combat at Milwaukee tomorrow afternoon has dimmed
local interest in another engagement, which may be of
great importance, eventually, to the pennant hopes of 
the Green Bay Packers. The Brooklyn Dodgers will 
meet the Chicago Bears at Wrigley field. Brooklyn has
every chance - almost better than an even one - of
defeating the Bears, and doing the Packers a great 
good turn in the quest of the latter team for the Western
championship. The Dodgers outplayed both New York
and Boston, to which they lost close decisions, and 
thumped the Detroit Lions in a game which caused
Packer pennant stock to advance a notch. If you think
it over, you'll take the Dodgers, with battering Stan
Kostka, Minnesota's powerhouse, Bill Lee of Alabama,
greatest tackle of the South last year, and brilliant Ray
Fuqua of Southern Methodist, the gentleman who very
nearly signed a Green Bay contract. The Chicago Bears
physician says Bronko Nagurski, an individual the Bear
team has needed desperately this season, must 
continue to ride the sidelines. So keep an eye on the
Dodgers. We can't - we'd rather watch the Packers. We
like the score of 6 to 0, Green Bay.
OCT 19 (Milwaukee) - Aerial defense of the Detroit Lions
will undergo a severe test here Sunday when the
Detroiters oppose the Green Bay Packers in a NFL 
encounter. The Packers have one of the greatest ends 
in the circuit in Don Hutson, All-Americans last year at
Alabama. And on the throwing end they have Arnold
Herber, a deadly passer, and George Sauer, Nebraska
All-American two years ago. Passes to Hutson were
instrumental in winning two games for the Packers this
season. It was a long pass from Herber to Hutson that
upset the Chicago Bears, 7 to 0, in September. Hutson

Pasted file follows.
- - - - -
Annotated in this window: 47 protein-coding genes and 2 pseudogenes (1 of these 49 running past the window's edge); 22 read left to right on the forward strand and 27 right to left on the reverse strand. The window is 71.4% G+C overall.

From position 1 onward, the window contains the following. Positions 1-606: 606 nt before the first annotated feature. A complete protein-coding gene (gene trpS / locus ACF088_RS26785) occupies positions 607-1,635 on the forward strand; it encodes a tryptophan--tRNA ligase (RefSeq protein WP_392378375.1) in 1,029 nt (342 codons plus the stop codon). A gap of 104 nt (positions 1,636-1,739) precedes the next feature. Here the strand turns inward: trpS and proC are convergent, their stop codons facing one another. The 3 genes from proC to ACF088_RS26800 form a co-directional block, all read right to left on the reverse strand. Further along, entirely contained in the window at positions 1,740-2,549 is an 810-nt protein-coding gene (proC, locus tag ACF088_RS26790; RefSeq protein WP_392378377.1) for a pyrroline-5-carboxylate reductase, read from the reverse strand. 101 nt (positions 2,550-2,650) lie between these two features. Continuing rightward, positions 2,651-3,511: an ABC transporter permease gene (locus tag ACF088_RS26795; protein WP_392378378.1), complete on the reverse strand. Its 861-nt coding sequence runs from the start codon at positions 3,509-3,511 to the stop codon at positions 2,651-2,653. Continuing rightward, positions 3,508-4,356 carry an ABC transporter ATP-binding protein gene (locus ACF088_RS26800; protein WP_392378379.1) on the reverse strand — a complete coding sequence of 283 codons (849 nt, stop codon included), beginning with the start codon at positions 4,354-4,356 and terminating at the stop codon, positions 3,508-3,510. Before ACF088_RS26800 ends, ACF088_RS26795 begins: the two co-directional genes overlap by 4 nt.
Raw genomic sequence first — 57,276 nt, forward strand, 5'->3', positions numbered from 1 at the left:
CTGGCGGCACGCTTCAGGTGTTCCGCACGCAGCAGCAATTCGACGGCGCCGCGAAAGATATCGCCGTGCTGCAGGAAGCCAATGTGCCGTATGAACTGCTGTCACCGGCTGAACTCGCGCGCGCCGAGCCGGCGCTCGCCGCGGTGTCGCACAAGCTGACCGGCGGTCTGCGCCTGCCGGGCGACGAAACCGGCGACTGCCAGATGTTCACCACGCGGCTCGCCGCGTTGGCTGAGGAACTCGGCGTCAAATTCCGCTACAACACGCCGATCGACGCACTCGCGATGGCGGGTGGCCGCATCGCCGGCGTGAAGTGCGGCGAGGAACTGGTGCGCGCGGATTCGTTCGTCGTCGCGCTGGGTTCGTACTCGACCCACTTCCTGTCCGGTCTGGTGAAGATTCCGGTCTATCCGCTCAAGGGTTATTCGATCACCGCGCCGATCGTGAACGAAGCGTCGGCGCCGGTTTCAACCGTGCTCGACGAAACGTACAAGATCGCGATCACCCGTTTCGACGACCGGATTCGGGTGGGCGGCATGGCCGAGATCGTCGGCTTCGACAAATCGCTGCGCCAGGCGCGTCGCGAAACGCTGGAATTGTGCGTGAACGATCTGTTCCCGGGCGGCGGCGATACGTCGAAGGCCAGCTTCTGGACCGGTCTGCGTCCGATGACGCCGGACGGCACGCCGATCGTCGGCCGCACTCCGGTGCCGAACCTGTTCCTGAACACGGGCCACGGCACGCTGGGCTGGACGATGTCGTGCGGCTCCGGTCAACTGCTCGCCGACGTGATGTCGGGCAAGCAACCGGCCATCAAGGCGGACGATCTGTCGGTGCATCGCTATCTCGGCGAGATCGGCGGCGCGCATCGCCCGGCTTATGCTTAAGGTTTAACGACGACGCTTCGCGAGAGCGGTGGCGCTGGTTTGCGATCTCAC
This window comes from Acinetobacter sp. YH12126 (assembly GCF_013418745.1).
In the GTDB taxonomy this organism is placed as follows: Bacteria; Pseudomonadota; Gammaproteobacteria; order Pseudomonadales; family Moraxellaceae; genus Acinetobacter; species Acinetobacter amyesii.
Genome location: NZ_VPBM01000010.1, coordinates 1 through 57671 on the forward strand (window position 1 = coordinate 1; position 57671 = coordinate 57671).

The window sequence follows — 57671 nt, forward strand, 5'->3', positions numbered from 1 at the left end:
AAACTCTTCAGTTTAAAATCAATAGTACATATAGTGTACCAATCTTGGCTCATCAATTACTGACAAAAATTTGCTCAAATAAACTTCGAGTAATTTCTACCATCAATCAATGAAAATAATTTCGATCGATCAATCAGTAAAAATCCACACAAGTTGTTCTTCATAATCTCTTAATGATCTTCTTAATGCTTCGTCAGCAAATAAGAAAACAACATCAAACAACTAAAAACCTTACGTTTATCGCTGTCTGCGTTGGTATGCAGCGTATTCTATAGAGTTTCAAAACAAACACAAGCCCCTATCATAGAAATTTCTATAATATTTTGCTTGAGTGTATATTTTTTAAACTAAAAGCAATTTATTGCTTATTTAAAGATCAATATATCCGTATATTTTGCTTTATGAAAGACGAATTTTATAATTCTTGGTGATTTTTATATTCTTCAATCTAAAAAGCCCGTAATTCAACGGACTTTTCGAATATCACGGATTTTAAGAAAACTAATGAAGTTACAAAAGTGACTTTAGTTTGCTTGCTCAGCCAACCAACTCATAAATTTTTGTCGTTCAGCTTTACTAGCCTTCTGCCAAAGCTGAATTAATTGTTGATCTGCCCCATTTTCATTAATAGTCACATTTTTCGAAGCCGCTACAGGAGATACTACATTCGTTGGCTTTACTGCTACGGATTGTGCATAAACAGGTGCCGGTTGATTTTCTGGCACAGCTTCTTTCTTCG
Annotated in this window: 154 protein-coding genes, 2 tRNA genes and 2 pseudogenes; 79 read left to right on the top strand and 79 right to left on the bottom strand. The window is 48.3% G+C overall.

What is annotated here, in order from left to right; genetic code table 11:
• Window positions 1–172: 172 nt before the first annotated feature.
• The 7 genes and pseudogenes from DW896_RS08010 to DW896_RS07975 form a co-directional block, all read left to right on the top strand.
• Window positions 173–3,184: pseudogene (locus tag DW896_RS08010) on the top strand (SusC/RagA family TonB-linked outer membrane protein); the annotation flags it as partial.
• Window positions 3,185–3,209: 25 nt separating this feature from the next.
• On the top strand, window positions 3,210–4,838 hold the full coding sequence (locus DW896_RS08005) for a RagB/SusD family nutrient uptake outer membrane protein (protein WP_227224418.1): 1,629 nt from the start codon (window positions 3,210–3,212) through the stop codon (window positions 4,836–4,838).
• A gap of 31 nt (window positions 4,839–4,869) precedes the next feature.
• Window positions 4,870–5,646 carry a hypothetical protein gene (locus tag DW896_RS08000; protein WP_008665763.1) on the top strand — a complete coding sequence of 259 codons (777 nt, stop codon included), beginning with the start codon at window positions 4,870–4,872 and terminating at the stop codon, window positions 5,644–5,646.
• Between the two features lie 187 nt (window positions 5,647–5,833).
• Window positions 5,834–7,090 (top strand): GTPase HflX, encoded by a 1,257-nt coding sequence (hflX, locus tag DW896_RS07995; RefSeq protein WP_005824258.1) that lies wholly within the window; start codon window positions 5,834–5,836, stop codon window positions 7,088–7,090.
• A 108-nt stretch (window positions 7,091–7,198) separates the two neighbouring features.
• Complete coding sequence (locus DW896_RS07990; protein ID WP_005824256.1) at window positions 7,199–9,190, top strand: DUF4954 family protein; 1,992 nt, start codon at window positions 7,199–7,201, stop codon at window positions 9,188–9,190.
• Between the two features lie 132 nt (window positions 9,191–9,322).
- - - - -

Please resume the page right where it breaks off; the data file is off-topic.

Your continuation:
also snared a couple of passes as the Packers routed
Pittsburgh, 27 to 0. The Bay team also has scored a 
16-7 victory over the Giants, league champions. But
there are two blots on the other side of the ledger, both
administered by the Chicago Cardinals. The Cards beat
Green Bay in the season's opener and then repeated
last Sunday through Pardonner's field goal. So Green
Bay has won three games and lost two to occupy the
cellar in the league's Western Division. A defeat for the
Packers virtually will eliminate them from championship
consideration...GAME IS RUBBER ONE: Last season
the two teams split even in two games, each of which
was decided by a field goal. Glenn Presnell kicked a 
54-yard field goal from placement to win for the Lions at
Green Bay, 3 to 0. Then in the return game at Detroit,
Clark Hinkle booted one between the posts from the 38-
yard line to reverse the first score. Incidentally, that goal
ended a ten-game winning streak for the Lions. Hutson,
Packers' star end, caught eight out of 11 passes from
Dixie Howell as 'Bama routed Stanford in the Rose Bowl
last New Year's Day. Other Packer flankers are Bob
Tenner, once of Minnesota, and Milt Gantenbein, 
formerly of Wisconsin. The tower of the Packer line is
Cal Hubbard, 240-pound tackle. Tar Schwammel, late of
Oregon State, and George Maddox, formerly of Kansas
State, are the other Green Bay tackles. In the Green
Bay backfield are Sauer, Herber, Joe Laws, elusive Iowa
graduate; Bob Monnett, former Michigan State star, and
Hank Bruder, hard-luck gridder from Northwestern.